Theropods – the group of dinosaurs ancestral to modern birds and which include the fearsome Tyrannosaurus rex – are known for having hands and feet with just three digits.

It’s a really weird animal – it’s got no teeth, had a beak and a very long neck, and very wimpy forelimbs
James Clark, GWU

It has been a matter of debate how the three-fingered hand developed from its five-fingered ancestor. Each digit among the five was composed of a specific number of bones, or phalanges.

Palaeontologists have long argued that it is the first (corresponding to the thumb), second, and third fingers from that ancestral hand that survived through to modern birds, on grounds that the three fingers in later animals exhibit the correct number of phalanges.

However, developmental biologists have shown that bird embryos show growth of all five digits, but it is the first and fifth that later stop growing and are reabsorbed.

The remaining three bones fuse and form a vestigial “hand” hidden in the middle of a bird’s wing.

‘Weird animal’

James Clark of George Washington University in Washington DC and Xing Xu from the Institute of Vertebrate Paleontology and Paleoanthropology in Beijing hit an palaeontologist’s gold mine in the Junggar Basin of northwestern China.

Previous digs have unearthed the oldest known fossil belonging to the tyrannosaur group and the oldest horned dinosaur among several others.

Limusarus fossil (Portia Sloan)
The dinosaurs had beaks and may have had feathers

This time, the ancient mire has yielded a primitive ceratosaur, a theropod that often had horns or crests, many of whom had knobbly fingers without claws.

“It’s a really weird animal – it’s got no teeth, had a beak and a very long neck, and very wimpy forelimbs,” Professor Clark told BBC News.

“Then when we looked closely at the hand, we noticed it was relevant to a very big question in palaeontology.”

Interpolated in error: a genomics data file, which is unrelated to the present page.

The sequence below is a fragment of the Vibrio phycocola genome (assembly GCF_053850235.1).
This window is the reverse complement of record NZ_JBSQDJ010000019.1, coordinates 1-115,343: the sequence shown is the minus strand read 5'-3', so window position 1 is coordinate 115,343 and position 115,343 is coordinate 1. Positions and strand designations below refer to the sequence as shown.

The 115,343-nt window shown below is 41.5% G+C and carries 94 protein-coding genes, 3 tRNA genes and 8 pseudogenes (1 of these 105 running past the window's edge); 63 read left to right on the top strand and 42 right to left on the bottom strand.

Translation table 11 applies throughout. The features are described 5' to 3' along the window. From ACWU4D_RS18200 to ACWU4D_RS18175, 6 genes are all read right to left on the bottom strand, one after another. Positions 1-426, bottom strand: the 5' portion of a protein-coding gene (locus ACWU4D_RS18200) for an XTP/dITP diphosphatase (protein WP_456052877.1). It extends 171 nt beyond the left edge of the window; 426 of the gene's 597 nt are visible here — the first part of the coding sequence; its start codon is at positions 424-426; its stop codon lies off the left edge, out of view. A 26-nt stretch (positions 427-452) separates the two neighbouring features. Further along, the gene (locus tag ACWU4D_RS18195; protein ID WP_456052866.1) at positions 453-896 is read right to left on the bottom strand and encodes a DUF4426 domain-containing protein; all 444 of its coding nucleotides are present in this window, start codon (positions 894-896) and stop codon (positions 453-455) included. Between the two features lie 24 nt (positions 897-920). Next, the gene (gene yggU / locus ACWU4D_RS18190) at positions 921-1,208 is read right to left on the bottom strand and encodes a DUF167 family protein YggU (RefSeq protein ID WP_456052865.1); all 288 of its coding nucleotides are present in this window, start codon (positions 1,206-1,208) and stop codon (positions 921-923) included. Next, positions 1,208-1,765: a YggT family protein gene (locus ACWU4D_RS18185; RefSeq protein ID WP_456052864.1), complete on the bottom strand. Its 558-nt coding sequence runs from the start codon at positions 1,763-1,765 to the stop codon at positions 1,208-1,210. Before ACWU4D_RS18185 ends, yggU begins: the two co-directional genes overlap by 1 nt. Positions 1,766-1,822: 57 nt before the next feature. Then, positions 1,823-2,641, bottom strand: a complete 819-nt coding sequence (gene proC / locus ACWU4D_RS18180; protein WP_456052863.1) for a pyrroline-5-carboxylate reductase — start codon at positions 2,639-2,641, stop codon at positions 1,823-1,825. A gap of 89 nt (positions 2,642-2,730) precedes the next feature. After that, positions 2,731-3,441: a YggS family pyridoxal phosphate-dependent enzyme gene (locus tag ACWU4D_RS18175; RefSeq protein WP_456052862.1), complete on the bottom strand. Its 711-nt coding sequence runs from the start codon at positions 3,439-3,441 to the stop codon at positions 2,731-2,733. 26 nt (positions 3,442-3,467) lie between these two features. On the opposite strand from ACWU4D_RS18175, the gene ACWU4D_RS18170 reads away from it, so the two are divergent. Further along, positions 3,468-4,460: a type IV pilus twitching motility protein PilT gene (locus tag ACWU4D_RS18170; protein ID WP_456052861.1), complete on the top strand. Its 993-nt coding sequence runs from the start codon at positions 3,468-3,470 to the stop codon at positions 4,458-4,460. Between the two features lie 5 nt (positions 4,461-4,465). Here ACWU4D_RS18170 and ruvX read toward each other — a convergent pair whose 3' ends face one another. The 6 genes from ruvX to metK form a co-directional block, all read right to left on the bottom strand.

The fossil has a first finger which is barely present, made up of just one small bone near the wrist. The fifth finger is gone altogether.

It is a fossil that appears to offer a snapshot of evolution, proving that the more modern three-fingered hand is made up of the middle digits of the ancestral hand, with the outer two being shed.

The third finger is made up of the four phalange bones that the second should have, and it is presumed that the second would lose one bone to become like the first finger that was missing in the fossil.

This process of shifting patterns of gene expression from one limb or digit to another is known as an “identity shift”, and was again caught in the act – making the conflicting theories of bird hand origin suddenly align.

“This is amazing – it’s the first time we’ve seen this thing actually starting to disappear,” Jack Conrad, a palaeontologist at the American Museum of Natural History, told BBC News.

“There’s been this fundamental rift – there was no way to make peace between the good data we were seeing from the developmental biologists and the palaeontological evidence that showed with every fossil we found we were seeing [fingers] one, two and three.”



Other links:

Fossil Solves Mystery of Dinosaur Finger Evolution

FOXNews – ‎17/giu/2009‎

By Jeanna Bryner Bird wings clearly share ancestry with dinosaur “hands” or forelimbs. A school kid can see it in the bones.

Fossil Catches Dinosaur Red-Handed, Evolving Into Bird Wired News

NEW DINOSAUR: Fossil Fingers Solve Bird Wing Mystery? National Geographic